used by Jamaleddine and Ray [18,19]. The model of Mezhericher

et al. [17] can not predict correctly either the gas temperature or

particle water content. On the other hand, the predictions of Jamaleddine and Ray [18,19] agree well with the experimental data.

This can be attributed to the limitations of the available Eulerian

Lagrangian model in Fluent. Experimental investigations of the

pneumatic dryer were given also by NamKung and Cho [20] and

Kaensup et al. [21,22].

A critical survey of the earlier work reveals a good amount of

theoretical work on pneumatic conveying dryer. However, the

work devoted to computational uid dynamics including turbulence modeling is very scarce. In addition, the effects of many

important phenomena such as particleparticle collision, particleturbulence interaction, lift forces, particle size distribution

and turbulence modulation are limited. Chagras et al. [23], Boulet and Moissette [24], Mansoori et al. [25] and El-Behery et al.

[26] showed that these parameters have a great effect on the

gassolid heat transfer. Furthermore, experimental work on

pneumatic conveying dryer is limited. Therefore, the main objective of this paper is to provide a validated computational model,

including those parameters that previously neglected, that can

be used for pneumatic conveying design and operation

predictions.

X

x

Y

axial coordinate (m)

water vapor mass fraction (kgwater/kgair)

Greek symbols

a

gas void fraction ()

b

solids void fraction ()

d

porosity ()

k

thermal conductivity (W/m K)

l

viscosity (kg/m s)

lt

turbulent viscosity (kg/m s)

q

density (kg/m3)

R

universal gas constant (J/kmole K)

sw

shear stress at wall (N/m2)

x

angular velocity (1/s)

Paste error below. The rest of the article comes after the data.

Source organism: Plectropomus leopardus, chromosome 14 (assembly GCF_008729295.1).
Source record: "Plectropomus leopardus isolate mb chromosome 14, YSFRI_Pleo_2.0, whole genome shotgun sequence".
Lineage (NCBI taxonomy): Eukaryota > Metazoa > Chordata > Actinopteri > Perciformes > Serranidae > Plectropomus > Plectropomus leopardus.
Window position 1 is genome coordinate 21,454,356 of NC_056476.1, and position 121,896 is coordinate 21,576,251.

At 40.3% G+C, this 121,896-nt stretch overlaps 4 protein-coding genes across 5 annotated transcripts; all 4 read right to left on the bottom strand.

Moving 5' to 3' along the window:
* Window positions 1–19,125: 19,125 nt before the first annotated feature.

Subscripts

Ave

average

cr

critical

da

dry air

g

gas

H2O

water vapor

p

particle

v

vapor

1. The ow model is for a 2-D/axisymmetric duct.

2. The particles are spherical in the particle tracking procedure.

3. The particles are rigid during particleparticle and particlewall

collisions.

4. The gas phase is assumed as an ideal gas-mixture of air and

water vapor.

5. Heat and mass transfer occurs between gas phase and individual particles (i.e., heat and mass transfer between particles

themselves is ignored).

The particle-to-particle heat transfer is neglected based on the

nding of Mansoori et al. [27]. They reported that the particle-toparticle heat transfer can result from three main mechanisms,

namely: heat transfer by radiation, heat transfer through the contact point, and heat exchange through the gas lens at the interface

between colliding particles. They reported also that the rst mechanism is only signicant at temperatures higher than 600 C. They

also found in their numerical efforts, using hot and cold particles

streams, that the inter-particles heat transfer does not signicantly

affect the mean gas and particles temperature, and becomes